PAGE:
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Origin of the name MARGARET.
Etymology of the name MARGARET.
Meaning of the baby name MARGARET.

  

MARGARET.  From Greek Margarites (q.v.), meaning "pearl."  Also see Margarta.  Usage: America, England, Scotland. 

    In the wild tale of St. Margaret, swallowed alive by a dragon, whose body bursting she issues from it unhurt, the same allegory appears which is common to most of the legends of the early Church, figurative of the power of faith in Christ to overcome the power of the Evil One. (What Is Your Names?, Moody, 1863)

... From Scotland it went to Norway with the daughter of Alexander III., whose bridal cost the life of Sir Patrick Spens; and it had nearly come back again from thence with her child, the Maid of Norway; but the Maid died on the voyage, and Margrete (q.v.) remained in Scandinavia.
     (2) English form of French Provencal Marguérite (q.v.).   This name was re-imported from France in the second wife of Edward I., and again in Margaret of Anjou, from whom was called Margaret Beaufort, mother of Henry VII., and founder of the Lady Margaret professorship.   In her grand-daughter, Margaret Tudor, it ceased to be royal in England, though it had taken root among the northern part of the population, while, strangely enough, it hardly ever occurs among the southern peasantry.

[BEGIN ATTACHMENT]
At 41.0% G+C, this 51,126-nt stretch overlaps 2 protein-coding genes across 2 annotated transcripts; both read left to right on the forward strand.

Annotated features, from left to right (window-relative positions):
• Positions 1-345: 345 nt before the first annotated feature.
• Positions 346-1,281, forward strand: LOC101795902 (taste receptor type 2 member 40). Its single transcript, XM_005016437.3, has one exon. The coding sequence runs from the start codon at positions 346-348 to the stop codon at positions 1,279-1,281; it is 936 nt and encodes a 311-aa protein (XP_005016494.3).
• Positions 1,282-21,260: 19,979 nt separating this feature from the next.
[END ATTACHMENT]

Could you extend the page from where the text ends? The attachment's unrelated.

Many are the contractions of this favourite name, since it is too long for the popular mouth.  Some are:  Marjorie, Maisie, Mysie, Meg, Maggie, Margery, Marget, Peggy, Gritty, and Madge. (History of Christian Names, Yonge, 1884)

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